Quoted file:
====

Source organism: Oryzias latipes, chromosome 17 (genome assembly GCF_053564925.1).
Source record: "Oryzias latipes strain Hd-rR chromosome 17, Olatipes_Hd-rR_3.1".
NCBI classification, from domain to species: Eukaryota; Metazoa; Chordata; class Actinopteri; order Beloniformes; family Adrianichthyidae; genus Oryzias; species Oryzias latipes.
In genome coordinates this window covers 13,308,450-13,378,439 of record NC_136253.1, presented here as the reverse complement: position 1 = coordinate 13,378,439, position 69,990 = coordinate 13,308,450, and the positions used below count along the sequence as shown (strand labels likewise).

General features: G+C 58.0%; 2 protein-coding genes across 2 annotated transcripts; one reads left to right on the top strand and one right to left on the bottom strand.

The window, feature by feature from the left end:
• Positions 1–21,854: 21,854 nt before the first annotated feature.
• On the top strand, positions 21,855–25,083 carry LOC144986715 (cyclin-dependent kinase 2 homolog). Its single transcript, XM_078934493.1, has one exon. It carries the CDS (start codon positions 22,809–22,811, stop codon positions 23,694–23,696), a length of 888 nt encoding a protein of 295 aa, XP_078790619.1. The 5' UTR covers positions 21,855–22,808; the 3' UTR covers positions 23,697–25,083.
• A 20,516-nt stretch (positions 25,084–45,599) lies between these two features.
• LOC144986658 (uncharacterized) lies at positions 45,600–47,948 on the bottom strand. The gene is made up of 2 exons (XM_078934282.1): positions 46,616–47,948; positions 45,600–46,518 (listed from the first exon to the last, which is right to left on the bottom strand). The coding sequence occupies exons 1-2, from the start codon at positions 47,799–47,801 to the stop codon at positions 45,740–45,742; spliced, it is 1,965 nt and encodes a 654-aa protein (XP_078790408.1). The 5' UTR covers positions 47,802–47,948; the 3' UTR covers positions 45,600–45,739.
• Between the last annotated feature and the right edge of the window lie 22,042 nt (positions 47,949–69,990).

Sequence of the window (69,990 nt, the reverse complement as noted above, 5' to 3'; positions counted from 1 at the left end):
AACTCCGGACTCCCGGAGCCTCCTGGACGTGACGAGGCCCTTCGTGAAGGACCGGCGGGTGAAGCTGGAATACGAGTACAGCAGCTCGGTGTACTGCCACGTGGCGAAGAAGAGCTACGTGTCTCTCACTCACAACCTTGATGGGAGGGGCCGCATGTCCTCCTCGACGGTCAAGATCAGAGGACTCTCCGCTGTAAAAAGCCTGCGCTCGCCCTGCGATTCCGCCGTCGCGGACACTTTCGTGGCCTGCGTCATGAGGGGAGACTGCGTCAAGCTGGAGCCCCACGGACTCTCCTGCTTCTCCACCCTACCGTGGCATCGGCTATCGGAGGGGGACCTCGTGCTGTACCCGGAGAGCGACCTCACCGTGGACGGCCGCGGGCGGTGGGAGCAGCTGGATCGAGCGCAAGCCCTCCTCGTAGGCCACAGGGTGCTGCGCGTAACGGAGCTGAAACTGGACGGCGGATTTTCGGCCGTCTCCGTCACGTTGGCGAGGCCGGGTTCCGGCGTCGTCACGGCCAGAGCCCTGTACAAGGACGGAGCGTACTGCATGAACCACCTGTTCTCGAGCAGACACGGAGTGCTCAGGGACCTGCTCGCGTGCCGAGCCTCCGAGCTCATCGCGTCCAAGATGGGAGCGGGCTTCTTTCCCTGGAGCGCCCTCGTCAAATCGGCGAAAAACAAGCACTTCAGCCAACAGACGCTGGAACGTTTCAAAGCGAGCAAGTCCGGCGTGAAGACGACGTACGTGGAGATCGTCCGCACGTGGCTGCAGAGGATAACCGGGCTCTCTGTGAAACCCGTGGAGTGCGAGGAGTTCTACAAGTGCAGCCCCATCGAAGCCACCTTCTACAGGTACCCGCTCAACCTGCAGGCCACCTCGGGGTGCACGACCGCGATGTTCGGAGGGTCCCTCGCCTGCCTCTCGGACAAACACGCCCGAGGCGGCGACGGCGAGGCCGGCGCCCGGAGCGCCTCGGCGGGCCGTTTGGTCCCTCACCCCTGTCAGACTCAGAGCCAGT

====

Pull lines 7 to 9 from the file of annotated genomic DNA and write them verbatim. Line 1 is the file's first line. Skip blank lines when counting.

• Positions 1–21,854: 21,854 nt before the first annotated feature.
• On the top strand, positions 21,855–25,083 carry LOC144986715 (cyclin-dependent kinase 2 homolog). Its single transcript, XM_078934493.1, has one exon. It carries the CDS (start codon positions 22,809–22,811, stop codon positions 23,694–23,696), a length of 888 nt encoding a protein of 295 aa, XP_078790619.1. The 5' UTR covers positions 21,855–22,808; the 3' UTR covers positions 23,697–25,083.
• A 20,516-nt stretch (positions 25,084–45,599) lies between these two features.